Over the next few weeks I will be taking a deep look into the topic of GRIT. A couple years of go the school where I am the head took “grit” and made it our year long theme (someday down the road I am going to do a blog about the importance of yearlong themes but not now). What we did that year was to take the word and turn it into an acronym. The “G” was for growth, the “R” was for resilience, the “I” was for integrity, and the “T” was for tenacity. Each quarter we looked at each letter of the theme and focused in on that part of the acronym. I will be writing about each of these key words and how they relate to grit in my blog over the next couple of weeks.
With that in mind, we are first going to look at the idea of growth. Someone who has grit is someone who can pursue a goal over a long period of time and not give up, even when faced with numerous obstacles and/or setbacks. Interestingly, the degree to which someone will persevere often depends on how they see themselves and how they see the idea of growth. Overcoming the obstacles and setbacks can be a direct result of what researchers are calling a “growth mindset.”
Mindsets are a simple idea discovered by Carol Dweck, a psychologist on staff at Stanford University. This discovery took place after many years of research on the topics of achievement and success. What Dweck uncovered in her research is that there are two types of “mindsets” that people have. They can have either a fixed mindset or a growth mindset.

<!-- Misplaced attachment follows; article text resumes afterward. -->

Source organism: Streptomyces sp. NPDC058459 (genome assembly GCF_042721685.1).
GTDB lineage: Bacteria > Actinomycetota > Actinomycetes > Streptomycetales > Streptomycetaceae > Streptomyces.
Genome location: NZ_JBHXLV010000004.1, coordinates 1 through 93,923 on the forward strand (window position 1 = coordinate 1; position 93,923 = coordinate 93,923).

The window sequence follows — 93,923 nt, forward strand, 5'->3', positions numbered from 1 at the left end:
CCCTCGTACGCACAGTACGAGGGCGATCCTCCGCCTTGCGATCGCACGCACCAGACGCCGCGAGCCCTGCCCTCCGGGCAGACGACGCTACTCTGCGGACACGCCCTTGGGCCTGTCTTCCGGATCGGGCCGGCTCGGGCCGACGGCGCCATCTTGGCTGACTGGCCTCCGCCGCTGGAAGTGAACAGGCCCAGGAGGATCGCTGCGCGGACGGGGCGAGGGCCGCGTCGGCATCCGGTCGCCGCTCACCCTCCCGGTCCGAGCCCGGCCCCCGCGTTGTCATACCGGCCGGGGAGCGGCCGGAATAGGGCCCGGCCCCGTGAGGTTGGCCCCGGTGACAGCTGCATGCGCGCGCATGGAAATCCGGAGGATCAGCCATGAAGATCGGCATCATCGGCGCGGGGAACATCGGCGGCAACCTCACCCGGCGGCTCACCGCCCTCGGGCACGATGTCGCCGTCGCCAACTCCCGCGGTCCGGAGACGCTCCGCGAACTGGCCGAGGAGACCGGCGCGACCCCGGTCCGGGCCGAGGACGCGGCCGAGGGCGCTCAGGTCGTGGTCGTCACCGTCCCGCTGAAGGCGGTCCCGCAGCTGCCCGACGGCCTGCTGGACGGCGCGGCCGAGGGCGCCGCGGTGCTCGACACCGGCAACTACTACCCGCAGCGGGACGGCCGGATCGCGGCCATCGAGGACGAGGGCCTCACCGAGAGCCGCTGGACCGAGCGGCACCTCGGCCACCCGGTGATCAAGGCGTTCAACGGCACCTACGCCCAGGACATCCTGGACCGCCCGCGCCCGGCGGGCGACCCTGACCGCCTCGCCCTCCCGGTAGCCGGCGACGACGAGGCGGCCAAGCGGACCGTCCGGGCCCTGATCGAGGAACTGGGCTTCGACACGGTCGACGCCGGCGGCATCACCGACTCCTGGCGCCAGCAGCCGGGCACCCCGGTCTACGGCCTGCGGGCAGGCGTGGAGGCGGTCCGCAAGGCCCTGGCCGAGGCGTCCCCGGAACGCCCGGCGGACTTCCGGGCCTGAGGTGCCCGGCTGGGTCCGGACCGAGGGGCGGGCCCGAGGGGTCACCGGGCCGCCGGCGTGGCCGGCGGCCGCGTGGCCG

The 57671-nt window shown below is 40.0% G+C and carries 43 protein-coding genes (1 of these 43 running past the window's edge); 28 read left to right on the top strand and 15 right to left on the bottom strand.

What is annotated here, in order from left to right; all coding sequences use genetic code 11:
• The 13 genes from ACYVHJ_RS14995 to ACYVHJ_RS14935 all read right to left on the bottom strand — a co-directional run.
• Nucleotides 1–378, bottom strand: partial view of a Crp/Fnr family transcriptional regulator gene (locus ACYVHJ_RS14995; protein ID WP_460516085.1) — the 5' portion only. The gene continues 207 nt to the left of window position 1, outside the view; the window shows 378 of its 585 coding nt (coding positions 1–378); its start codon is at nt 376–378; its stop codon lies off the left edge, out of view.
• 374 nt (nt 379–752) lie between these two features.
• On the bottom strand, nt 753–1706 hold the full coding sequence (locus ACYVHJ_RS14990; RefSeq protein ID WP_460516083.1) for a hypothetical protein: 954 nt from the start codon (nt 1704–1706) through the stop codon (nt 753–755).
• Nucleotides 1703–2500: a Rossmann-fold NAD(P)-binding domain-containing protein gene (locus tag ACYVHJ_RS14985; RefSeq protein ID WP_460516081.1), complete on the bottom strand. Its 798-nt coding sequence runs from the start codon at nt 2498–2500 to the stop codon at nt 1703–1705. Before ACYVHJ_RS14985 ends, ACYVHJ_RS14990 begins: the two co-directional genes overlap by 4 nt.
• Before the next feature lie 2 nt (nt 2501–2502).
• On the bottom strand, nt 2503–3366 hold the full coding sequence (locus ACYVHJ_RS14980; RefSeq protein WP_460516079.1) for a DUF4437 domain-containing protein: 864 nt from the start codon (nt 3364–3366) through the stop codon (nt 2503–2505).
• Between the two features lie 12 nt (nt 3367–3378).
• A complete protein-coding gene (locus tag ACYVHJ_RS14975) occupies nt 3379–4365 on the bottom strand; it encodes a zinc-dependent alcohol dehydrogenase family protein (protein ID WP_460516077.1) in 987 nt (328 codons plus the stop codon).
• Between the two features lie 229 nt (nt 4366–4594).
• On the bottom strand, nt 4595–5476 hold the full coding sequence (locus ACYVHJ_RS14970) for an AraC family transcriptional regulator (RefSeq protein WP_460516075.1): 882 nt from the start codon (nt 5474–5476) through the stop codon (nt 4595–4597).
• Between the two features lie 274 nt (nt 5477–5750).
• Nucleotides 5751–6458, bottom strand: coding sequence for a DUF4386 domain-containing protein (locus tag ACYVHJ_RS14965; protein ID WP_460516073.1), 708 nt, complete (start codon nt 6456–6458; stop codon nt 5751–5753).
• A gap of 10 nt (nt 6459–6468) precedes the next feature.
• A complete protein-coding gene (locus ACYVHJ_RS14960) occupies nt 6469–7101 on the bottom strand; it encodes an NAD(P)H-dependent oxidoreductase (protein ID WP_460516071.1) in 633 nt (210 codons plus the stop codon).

Someone with a fixed mindset believes that talents and abilities are fixed traits. You are either smart or you aren’t. You are either good at something or you’re not. You are born with certain talents and abilities. A fixed mindset leads someone to be afraid of challenges that might unmask any deficiencies or hurt their self-esteem. Someone with a fixed mindset will often withdraw in the face of difficulties because they do not want to look or feel stupid.
A growth mindset person believes that abilities and talents can be developed through hard work and effort. They embrace challenges because that is a way to improve and get smarter. They persist in the face of setbacks because they see them as part of the process and not an issue of success or failure. They have less fear of failure because they do not see it as an ending point or a reflection of who they are.
It is amazing how one simple perception can change so much of how a person interacts and engages in life. The good news from the research is that a growth mindset is something that can be learned. Ironically, a fixed mindset is not a fixed trait. Someone who is more of a fixed mindset person can learn to have a growth mindset.
I would encourage each of you to purchase Dweck’s book “Mindset: The New Psychology of Success,” as it has some crucial ideas on how to help children develop a growth mindset. But for now just remember that . . . . . . G is for “growth”. 🙂
Day 30 of 30